Walmart files Patent for VR Headset and Virtual Showroom

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Walmart looks to stay a head of the technology curve with a one-of-a-kind VR shopping experience.

To say Walmart has been exploring the possibilities of VR and AR technology in their stores would be a considerable understatement.  The company is currently utilizing VR simulations to train employees for stressful scenarios such as Black Friday, as well as employing Spacee’s Post Mobile AR technology to create an interactive in-store display that substitutes real products with AR replicants.

The multinational retail corporation even has its own innovation and incubation lab called Store No 8, which focuses primarily on what a retail experience should feel like in the 21st Century – but the innovative endeavors don’t end here.

Earlier this year Walmart purchased Spatialand, a VR startup that focuses on creating tools for content creators that turn 2D content into fully immersive VR experiences. At that time, it was unclear how Walmart was planning to incorporate the Spatialand team into their business model.

However, it seems as though Walmart’s intentions with VR technology are starting to become clearer.

The retail superstore, which is more commonly known for its discount groceries rather than its technological endeavors, recently filed two patent applications that would give Walmart the intellectual property for a ‘virtual showroom’ shopping experience. Shoppers will be placed into a virtual version of the store where they could ‘pick up’ virtual products from the shelf and examine their labels before purchasing. If you did decide to buy, you’d simply add the item to your virtual shopping cart and pay at check out, after which you could either pick up the items from your local store or have them delivered to your home directly.

The second patent centers around a VR headset and haptic gloves specifically designed to deliver a virtual shopping experience you could both see and feel. Using the gloves, shoppers could feel haptic feedback as they hold, squeeze, and throw virtual objects. They could even hold two different items at once and feel their differences, such as as size and weight.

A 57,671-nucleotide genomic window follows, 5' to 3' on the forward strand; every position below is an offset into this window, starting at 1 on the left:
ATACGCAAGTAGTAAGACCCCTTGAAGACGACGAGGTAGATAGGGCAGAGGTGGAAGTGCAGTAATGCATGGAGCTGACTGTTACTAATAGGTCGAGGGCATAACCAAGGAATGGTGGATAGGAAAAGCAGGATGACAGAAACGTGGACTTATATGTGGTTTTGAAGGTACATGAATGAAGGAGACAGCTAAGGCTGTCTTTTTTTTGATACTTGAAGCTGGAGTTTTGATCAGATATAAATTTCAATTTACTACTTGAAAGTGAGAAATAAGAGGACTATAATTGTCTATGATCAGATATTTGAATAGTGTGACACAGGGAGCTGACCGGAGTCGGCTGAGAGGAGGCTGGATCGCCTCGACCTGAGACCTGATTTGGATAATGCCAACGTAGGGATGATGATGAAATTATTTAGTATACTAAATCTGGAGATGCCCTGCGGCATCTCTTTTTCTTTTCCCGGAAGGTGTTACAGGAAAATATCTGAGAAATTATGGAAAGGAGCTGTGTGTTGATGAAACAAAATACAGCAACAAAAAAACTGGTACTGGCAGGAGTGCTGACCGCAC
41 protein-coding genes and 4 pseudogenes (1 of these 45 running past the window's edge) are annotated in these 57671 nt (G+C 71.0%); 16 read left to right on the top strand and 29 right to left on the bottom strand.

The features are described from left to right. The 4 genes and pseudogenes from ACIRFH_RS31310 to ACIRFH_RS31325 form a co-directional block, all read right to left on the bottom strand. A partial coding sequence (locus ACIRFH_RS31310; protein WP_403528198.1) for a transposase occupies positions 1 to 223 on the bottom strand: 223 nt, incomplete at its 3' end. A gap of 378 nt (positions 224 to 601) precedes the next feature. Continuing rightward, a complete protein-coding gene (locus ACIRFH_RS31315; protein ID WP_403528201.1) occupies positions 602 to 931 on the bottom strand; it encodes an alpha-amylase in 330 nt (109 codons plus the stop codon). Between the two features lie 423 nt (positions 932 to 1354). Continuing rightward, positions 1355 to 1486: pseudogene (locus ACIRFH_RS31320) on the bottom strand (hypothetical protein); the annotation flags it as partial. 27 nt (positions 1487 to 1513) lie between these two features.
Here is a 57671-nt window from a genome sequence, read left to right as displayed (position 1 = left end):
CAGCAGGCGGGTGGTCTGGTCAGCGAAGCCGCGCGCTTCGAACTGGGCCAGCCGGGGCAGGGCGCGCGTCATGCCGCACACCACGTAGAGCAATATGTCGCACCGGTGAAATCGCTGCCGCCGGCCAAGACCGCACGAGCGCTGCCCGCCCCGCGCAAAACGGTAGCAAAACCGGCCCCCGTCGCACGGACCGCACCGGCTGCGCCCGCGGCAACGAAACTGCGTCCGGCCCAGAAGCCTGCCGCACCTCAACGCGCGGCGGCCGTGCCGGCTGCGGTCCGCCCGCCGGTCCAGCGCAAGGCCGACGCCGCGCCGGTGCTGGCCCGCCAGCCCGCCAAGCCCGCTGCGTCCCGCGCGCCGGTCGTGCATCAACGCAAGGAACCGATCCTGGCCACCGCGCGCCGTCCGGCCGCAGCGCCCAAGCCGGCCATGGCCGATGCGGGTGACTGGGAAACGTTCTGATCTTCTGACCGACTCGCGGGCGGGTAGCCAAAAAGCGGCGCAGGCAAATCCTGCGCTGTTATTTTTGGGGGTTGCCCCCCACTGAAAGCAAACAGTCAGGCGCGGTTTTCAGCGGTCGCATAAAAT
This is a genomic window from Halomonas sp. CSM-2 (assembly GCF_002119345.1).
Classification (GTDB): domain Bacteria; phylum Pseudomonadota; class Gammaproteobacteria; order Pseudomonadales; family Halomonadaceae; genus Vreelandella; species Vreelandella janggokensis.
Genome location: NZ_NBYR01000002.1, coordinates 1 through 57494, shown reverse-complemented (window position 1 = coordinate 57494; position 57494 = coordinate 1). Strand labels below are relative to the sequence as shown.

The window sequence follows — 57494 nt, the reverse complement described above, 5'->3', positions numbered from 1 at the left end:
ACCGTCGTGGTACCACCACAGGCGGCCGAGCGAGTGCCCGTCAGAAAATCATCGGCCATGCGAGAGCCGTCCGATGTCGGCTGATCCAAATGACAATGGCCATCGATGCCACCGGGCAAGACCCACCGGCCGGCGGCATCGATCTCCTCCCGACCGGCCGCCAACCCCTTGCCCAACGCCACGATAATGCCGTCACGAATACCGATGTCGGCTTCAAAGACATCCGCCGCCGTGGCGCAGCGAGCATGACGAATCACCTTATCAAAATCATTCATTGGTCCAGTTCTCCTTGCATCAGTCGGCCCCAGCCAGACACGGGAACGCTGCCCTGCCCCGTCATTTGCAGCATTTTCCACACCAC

According to specifications in Walmart’s patent application, your Walmart VR experience would not only be visual and haptic, but it would also provide sensory feedback for smells and even mimic outdoor conditions. According to the filed patent, “The 3D virtual simulation environment can include various environmental factors such as weather-simulations, nature simulations, interior simulations, or any other suitable environment factors.”  This means Walmart’s virtual store could let you experience weather such as wind, rain and snow.

Walmart is still the biggest retailer in the world according to Forbes, but with other retail giants like Amazon, Wayfair, and Alibaba exploring AR and VR shopping experiences the field is becoming crowded. Walmart is focused on continuing to provide their nearly 270 million customers worldwide with new ways to engage with brands by exploring capabilities required to be a next-generation retailer.

Image Credit: Walmart

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About Author

IT and video games are Bryan's topics of interest since a very early age. Video games, the Internet, game consoles and computers became his normal toys, as a result, writing about the infancy of the Web, Virtual Reality/Augmented Reality/Mixed Reality, the games industry and hardware in general. Writing, along with his other interests: programming, hardware, photography, and traveling. Technology, in general, makes him tick.

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